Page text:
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Sextiped Valley column: Why not make it easy to be good?

Laurie Raymond
Sextiped Valley

The Denver Post had a front page article (12/10) titled: “Apartment complexes using DNA testing to keep dog owners in check.”

After explaining how the technology works to identify dogs whose owners don’t pick up their poop so that landlords can fine and potentially even evict them, it quoted Drew Hamrick, senior vice president of government affairs for the Apartment Association of Metro Denver: “If someone has a disability, they need a service animal. And at that point you might as well open the doors for any pet.”

It goes on to describe how landlords require tenants to submit a cheek swab or tuft of fur from their pets, have maintenance collect and process “samples” from poop not picked up, and then contract with a lab to identify offenders so they can be punished. Fines start at $100 and some even have a three-strikes policy of evicting repeat offenders.

As the shift increases of accepting pets in rental housing, including the many new local multi-family complexes, the problem of pet waste disposal looms. To some, the DNA swab to identify offenders may seem like a good approach. But I wonder why we don’t look at why pet owners frequently fail to do the right thing, and then address those reasons.

Picture this: You live on the third floor of a complex. Your dog signals the need to “go.” It’s 11 p.m. and pouring rain, so you hasten into outer wear, grab a bag, leash up your dog and make your way to the elevator. Down you go, and out into the rain. Your dog is as reluctant as you are, and the designated potty area — if you’re lucky enough to have one — is a long wet slog ahead. You slog, he poops, you pick up the steaming, fragrant mess and realize you have to go to the dumpster behind the building to dispose of the bag, and after you do, your dog, who hurried to get it done didn’t quite finish and produces another deposit.

Uh-oh, no more bags. You take your wet dog back to the apartment, consider whether a $100 fine is worth the risk, decide it’s not, fetch another bag and go back, find the wayward turd, bag it and put it in the dumpster. By now you are soaked to the skin.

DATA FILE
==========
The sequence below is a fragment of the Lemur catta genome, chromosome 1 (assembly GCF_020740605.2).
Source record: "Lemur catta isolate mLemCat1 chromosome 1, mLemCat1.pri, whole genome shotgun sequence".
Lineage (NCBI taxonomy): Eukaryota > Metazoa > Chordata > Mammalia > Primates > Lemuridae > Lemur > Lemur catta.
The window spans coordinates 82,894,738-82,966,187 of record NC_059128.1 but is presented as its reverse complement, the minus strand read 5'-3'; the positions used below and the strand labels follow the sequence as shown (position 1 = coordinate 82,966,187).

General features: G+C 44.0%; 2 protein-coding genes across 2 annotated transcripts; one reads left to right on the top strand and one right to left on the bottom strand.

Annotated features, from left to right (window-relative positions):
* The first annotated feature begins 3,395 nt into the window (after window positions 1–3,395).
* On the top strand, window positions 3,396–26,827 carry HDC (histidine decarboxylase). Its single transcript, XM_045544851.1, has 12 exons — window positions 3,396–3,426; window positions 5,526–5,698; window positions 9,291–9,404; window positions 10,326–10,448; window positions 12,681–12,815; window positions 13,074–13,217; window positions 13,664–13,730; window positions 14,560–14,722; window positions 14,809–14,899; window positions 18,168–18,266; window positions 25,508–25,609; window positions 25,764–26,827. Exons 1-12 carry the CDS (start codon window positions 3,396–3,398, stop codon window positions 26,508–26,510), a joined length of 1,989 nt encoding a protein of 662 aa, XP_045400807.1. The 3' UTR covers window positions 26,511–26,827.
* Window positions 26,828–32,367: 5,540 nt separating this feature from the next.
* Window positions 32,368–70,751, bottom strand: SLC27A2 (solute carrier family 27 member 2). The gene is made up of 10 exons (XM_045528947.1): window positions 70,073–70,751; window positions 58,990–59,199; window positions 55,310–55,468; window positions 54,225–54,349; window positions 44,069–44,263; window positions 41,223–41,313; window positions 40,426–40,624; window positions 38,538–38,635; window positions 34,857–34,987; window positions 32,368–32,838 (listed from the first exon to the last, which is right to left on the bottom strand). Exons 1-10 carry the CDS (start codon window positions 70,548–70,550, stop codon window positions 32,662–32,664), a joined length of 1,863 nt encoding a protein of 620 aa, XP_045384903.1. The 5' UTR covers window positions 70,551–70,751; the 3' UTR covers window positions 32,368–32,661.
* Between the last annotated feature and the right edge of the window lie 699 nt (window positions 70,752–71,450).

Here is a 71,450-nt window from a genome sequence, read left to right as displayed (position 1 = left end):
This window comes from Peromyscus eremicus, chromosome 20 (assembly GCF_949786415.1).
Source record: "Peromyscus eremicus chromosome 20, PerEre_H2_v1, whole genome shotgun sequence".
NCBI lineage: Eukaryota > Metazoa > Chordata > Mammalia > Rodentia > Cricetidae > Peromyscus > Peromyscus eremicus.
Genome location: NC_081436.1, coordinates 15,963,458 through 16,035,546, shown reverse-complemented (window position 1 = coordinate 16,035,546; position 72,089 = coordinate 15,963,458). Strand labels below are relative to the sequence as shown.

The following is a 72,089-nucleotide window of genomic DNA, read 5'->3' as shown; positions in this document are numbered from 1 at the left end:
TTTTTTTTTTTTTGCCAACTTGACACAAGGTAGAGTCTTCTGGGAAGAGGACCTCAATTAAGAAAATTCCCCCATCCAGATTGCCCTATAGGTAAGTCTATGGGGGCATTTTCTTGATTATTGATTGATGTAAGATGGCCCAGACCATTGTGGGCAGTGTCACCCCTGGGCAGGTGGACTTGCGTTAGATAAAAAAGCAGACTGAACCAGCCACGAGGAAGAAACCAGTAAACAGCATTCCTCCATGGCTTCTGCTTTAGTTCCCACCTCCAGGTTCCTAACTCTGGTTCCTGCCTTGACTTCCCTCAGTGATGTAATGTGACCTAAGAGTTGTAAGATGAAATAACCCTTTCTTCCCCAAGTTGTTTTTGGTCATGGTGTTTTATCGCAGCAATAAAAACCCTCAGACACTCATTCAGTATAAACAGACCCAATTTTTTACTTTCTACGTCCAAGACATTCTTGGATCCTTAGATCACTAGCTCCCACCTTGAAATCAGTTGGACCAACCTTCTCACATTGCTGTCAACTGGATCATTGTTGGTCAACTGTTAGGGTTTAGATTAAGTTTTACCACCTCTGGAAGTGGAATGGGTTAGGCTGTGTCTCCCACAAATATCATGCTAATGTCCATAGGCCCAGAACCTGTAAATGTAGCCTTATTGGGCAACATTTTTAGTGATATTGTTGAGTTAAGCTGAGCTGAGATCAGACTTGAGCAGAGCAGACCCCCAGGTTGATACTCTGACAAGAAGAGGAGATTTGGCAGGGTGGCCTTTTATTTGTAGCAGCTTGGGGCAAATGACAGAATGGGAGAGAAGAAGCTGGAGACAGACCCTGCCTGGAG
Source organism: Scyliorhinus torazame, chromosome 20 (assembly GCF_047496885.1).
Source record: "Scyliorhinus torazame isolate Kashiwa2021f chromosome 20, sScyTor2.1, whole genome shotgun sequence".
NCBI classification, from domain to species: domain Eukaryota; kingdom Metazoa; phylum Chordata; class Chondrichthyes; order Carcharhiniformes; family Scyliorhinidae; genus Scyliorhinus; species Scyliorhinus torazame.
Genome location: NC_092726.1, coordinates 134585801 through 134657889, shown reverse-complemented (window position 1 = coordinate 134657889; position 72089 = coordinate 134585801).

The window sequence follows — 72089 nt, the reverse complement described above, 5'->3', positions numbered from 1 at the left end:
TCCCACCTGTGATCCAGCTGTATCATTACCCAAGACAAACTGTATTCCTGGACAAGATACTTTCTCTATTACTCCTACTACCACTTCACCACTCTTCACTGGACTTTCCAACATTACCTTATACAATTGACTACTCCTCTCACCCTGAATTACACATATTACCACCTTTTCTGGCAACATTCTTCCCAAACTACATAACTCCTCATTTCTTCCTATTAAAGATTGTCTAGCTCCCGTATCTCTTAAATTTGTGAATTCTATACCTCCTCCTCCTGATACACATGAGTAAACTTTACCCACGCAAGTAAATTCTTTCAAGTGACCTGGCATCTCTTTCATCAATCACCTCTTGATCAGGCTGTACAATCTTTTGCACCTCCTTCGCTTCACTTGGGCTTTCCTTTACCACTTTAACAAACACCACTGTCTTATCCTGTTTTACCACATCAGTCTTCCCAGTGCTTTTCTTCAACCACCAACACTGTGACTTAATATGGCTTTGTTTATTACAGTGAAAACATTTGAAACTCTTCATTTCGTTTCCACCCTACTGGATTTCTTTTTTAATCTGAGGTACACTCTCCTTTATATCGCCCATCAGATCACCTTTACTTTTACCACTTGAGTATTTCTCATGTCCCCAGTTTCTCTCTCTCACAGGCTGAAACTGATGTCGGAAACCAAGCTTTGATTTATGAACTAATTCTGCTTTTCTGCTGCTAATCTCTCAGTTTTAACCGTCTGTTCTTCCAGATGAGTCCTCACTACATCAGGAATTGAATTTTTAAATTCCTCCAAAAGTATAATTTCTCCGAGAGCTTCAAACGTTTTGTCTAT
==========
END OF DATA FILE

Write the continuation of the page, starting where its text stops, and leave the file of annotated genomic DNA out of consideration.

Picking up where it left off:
The EPA and the CDC both attest that flushing dog poop is the most sanitary and ecological disposal method. So why are we still in the plastic bag-to-dumpster-to-landfill mode? There is a product called the Powerloo which, by connecting a flushable receptacle to a sewer or septic and water line, allows for a convenient, sanitary and ecological way to dispose of poop.

Here’s the alternative scenario: You leash up your dog and head down to the parking garage where there is a sheltered dog comfort station. He produces his offering. You seize the well-designed scoop, open the receptacle with your foot on the pedal, drop in the poop, close the lid and flush. You notice a bit of a smear on the artificial turf and hose it down with the convenient spray hose. You let your dog sniff around to make sure he’s done. And then you both go home, dry and comfortable.

Why not make this obvious and simple accommodation to the fact that dogs will poop and that owners having to cope with layers of inconvenience, mess and discomfort may frequently ignore the rules? Doesn’t it make more sense to install sanitary and ecologically superior waste disposal systems that encourage owners, by making it easier, to do the right thing?

Why skip over low-tech and affordable measures that reward responsible behavior and jump right to expensive and draconian protocols to catch and punish offenders?

Something as simple as the investment in several Powerloo installations — a few thousand dollars to equip a 100 unit apartment building — would bespeak a truly pet-friendly management, vs. a mere grudging tolerance of pets. When it comes to amenities meaningful to dog owners, I can hardly imagine a better one, giving a valuable competitive edge to property managers and showing responsible and loyal pet owning tenants that they are valued and welcome.

Is it really so outlandish? After all, in our basic biology of digestion and elimination, we are identical. Since we find it sanitary, convenient, ecologically and economically beneficial to flush our waste and process it with good management systems, why would we not apply the same technology to their waste, when we so intimately share all other aspects of our lives together?

Powerloos can also be installed into existing sewer/septic systems. What are we waiting for?

Laurie Raymond owns High Tails Dog & Cat Outfitters in Glenwood Springs.


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